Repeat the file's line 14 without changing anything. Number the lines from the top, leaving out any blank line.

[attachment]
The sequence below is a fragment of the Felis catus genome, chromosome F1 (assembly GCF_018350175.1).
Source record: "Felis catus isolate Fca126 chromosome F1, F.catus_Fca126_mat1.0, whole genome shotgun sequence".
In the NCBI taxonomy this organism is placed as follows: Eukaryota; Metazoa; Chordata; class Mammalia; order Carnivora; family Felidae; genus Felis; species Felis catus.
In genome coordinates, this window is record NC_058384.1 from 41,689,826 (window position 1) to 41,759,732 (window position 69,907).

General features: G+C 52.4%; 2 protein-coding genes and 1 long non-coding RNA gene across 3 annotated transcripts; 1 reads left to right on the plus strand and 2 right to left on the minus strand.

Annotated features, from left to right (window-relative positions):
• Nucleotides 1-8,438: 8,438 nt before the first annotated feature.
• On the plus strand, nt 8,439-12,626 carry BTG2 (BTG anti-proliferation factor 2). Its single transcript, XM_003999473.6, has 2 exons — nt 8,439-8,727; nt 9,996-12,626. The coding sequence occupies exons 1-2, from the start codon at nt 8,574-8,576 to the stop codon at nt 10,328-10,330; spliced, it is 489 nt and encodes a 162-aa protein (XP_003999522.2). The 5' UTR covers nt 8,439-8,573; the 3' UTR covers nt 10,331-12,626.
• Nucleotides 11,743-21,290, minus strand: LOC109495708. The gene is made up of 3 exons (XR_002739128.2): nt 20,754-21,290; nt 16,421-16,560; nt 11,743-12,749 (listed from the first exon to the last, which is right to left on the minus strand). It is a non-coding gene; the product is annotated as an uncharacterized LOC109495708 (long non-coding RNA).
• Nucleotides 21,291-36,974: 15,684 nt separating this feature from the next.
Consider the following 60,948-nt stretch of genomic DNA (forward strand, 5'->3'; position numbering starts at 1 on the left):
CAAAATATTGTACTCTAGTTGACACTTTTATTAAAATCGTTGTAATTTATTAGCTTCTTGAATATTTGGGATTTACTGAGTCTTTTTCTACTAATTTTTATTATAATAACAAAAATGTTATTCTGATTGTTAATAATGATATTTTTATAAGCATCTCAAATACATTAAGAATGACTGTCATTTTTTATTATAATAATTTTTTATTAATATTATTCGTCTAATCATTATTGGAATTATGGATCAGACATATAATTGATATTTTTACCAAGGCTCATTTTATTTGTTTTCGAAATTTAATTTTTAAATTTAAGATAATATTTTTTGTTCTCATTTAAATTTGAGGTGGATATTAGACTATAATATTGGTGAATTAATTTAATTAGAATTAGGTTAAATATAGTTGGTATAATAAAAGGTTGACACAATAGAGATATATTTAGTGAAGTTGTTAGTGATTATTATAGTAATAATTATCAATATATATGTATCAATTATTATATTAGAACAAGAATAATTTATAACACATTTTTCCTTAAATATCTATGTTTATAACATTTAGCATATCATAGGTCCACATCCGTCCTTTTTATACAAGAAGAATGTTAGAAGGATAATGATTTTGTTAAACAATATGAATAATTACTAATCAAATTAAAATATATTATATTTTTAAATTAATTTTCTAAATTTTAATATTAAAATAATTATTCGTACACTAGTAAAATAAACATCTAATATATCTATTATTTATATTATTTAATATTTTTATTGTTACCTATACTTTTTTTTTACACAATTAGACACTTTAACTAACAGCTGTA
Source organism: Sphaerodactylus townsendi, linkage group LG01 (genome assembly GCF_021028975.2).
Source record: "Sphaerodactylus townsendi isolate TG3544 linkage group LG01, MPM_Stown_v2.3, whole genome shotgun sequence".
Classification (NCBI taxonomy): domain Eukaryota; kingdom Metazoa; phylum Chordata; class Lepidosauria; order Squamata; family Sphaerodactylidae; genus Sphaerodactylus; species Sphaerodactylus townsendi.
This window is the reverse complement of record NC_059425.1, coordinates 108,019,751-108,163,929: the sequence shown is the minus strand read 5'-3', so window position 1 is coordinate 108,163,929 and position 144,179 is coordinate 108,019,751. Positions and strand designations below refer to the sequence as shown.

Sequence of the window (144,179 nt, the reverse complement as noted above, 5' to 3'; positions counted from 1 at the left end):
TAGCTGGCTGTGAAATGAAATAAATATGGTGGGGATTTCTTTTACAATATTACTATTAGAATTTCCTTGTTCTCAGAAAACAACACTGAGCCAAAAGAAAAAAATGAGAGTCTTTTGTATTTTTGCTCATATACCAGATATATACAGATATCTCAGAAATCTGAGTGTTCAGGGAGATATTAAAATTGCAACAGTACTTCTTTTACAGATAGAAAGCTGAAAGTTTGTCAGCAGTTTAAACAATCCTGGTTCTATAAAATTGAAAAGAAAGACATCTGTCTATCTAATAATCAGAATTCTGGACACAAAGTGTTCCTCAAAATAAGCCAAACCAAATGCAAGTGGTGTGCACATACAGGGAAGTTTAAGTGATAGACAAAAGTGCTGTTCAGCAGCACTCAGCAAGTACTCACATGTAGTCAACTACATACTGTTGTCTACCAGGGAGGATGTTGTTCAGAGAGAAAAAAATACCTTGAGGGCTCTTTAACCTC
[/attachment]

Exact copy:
Source record: "Sphaerodactylus townsendi isolate TG3544 linkage group LG01, MPM_Stown_v2.3, whole genome shotgun sequence".